The question that arises now is whether the cosmological model
under consideration admits other kinds of instability and what
their role is in connection to the resistive one. To answer this
question, we study the evolution of purely gravitational
perturbations, examining whether they admit a growing behavior
(Jeans instability) or not.
In the absence of e/m fields (and their fluctuations), one is left
with the system of perturbation equations



(79) 



(80) 
the combination of which yields

(81) 
Taking into account the particle number conservation law, Eq. (81) results in

(82) 
describing damped acoustic waves. With respect to ,
Eq. (82) is a second
order algebraic equation with roots

(83) 
provided that

(84) 
In this case, the energydensity perturbations (36) reduce to

(85) 
where
is given by

(86) 
Equation (86) represents the dispersion relation for the propagation of the energydensity
fluctuations. In the isotropic case, where
H_{R} = H = H_{S}, it yields

(87) 
which, with the aid of the corresponding Friedmann equation
,
reads

(88) 
Equation (88) is identical to the isotropic (FRW)
result, predicted by Weinberg (1972), in the relativistic theory
of small fluctuations.
In contrast to the high frequency e/m waves (52), as regards the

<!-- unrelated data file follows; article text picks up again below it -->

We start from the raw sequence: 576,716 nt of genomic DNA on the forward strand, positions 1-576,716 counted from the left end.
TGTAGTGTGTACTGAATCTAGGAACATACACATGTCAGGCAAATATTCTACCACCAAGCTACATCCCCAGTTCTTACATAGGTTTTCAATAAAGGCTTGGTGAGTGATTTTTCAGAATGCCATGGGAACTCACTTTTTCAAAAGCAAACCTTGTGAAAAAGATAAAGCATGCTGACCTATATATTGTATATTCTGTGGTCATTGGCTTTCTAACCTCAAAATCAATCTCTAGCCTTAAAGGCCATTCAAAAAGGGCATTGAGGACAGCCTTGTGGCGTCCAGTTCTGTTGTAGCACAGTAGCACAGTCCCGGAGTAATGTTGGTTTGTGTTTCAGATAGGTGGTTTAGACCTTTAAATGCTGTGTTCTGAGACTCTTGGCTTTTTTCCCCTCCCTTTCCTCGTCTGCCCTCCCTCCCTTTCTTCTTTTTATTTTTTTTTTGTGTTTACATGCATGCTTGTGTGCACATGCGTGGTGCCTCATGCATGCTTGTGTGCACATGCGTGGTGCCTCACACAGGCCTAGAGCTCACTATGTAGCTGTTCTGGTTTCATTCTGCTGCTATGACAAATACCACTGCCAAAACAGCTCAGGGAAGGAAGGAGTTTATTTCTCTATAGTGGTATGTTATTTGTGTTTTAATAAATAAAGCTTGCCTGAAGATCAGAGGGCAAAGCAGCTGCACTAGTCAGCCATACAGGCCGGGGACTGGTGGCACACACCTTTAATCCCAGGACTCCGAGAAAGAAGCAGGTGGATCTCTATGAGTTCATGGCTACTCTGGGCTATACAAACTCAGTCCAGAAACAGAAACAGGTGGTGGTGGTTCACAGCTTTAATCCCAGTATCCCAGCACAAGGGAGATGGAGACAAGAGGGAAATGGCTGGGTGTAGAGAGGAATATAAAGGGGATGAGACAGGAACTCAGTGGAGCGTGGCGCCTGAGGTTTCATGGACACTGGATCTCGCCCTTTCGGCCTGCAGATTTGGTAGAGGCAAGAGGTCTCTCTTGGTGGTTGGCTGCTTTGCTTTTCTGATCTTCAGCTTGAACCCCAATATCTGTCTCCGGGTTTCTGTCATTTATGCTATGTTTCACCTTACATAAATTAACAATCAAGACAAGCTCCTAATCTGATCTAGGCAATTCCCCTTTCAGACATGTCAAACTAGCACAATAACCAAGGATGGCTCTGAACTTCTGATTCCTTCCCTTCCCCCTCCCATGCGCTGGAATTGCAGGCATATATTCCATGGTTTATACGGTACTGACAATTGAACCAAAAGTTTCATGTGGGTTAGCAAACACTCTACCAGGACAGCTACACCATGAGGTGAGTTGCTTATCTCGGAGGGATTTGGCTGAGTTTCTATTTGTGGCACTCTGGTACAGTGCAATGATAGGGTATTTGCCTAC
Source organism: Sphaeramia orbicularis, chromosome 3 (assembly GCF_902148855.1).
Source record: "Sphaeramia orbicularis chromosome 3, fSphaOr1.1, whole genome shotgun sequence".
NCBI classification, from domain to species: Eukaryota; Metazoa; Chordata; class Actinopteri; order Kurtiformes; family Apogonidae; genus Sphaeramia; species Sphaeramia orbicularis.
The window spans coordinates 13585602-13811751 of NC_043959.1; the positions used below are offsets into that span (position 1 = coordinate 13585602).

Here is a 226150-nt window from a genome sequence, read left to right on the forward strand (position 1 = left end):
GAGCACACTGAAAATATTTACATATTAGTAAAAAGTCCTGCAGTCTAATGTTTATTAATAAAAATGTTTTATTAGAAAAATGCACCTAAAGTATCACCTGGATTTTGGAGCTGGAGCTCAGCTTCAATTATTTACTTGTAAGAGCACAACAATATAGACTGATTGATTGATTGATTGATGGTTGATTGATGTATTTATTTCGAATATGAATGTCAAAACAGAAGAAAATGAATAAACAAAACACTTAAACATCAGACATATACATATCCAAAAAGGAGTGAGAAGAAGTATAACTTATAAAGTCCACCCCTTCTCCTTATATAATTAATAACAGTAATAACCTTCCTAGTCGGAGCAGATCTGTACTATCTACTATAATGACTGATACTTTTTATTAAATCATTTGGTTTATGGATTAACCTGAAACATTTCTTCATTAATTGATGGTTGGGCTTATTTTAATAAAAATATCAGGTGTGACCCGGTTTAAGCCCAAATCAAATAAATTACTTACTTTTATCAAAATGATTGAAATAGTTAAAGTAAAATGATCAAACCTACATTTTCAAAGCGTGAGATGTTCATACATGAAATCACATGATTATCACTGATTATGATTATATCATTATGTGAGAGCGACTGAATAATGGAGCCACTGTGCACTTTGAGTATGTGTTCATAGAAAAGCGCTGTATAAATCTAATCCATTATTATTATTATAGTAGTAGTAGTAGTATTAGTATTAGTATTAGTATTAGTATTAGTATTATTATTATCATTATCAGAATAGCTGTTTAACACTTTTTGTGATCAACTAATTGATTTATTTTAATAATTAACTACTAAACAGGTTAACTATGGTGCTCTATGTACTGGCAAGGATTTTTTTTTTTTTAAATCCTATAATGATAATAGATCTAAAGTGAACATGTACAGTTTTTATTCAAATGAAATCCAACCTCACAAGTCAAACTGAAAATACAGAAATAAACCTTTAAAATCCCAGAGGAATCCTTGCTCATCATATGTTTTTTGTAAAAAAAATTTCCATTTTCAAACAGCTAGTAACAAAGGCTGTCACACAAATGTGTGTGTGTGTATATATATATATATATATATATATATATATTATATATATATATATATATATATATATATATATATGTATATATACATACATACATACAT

corresponding energydensity perturbations, propagation is
possible only when their physical wavenumber is larger than a
characteristic value arising from condition (84) otherwise,
after some time they become unstable and grow exponentially
with time (Jeanslike instabilities).
Taking into account the background solution (15), Eq. (84) at t = t_{0} reads

(89) 
and the corresponding Jeans length is given by

(90) 
Propagation of density perturbations with
is not possible, for all
and we are lead to a gravitational instability. The larger the
coordinate wavelength is, the more prominent the unstable
behavior will be (Fig. 3).

Figure 3:
The timeevolution of the energy density perturbation for several values of the coordinate
wavelength
in terms of
. 
Open with DEXTER 
Furthermore, one may ask whether the waves with wavenumber around
in a nonideal plasma may grow faster than those in an ideal
plasma. For every t > t_{0}, the physical Jeans length along
the axis
is larger than the
corresponding length along the other two axes
,
due to the background anisotropy, suggesting formation